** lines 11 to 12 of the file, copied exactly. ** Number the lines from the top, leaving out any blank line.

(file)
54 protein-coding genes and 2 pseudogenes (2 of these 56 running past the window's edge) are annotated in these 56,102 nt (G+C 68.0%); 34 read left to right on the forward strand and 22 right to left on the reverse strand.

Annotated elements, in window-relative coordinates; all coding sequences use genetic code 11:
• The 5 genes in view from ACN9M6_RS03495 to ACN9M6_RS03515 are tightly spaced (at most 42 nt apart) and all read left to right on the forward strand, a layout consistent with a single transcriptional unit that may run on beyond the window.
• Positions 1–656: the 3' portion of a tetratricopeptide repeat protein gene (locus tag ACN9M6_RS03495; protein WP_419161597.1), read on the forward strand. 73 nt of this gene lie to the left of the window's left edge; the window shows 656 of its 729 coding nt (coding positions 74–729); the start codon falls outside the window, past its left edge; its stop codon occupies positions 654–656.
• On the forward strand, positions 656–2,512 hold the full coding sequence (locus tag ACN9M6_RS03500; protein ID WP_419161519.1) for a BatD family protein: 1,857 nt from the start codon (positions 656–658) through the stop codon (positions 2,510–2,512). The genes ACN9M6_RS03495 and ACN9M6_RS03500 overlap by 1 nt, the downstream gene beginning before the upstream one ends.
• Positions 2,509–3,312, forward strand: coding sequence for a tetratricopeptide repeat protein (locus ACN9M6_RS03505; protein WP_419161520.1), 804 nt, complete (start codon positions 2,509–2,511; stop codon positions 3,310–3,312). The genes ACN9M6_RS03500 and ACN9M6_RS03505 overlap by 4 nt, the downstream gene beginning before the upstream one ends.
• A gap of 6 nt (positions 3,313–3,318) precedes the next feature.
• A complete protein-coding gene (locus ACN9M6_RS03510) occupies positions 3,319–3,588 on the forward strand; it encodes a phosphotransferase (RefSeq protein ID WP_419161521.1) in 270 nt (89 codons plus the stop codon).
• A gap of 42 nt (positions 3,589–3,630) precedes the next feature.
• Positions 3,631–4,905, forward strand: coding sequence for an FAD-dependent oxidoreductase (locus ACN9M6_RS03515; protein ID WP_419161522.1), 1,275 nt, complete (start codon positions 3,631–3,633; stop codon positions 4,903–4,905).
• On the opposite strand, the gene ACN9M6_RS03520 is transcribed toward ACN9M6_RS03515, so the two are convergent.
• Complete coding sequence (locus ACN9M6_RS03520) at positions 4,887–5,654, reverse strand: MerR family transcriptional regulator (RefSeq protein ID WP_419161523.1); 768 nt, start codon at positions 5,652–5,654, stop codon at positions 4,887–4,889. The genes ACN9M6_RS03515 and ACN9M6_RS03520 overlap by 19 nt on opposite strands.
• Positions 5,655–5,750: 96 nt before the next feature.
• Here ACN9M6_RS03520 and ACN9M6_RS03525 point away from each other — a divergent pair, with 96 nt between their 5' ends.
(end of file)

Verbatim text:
• On the opposite strand, the gene ACN9M6_RS03520 is transcribed toward ACN9M6_RS03515, so the two are convergent.
• Complete coding sequence (locus ACN9M6_RS03520) at positions 4,887–5,654, reverse strand: MerR family transcriptional regulator (RefSeq protein ID WP_419161523.1); 768 nt, start codon at positions 5,652–5,654, stop codon at positions 4,887–4,889. The genes ACN9M6_RS03515 and ACN9M6_RS03520 overlap by 19 nt on opposite strands.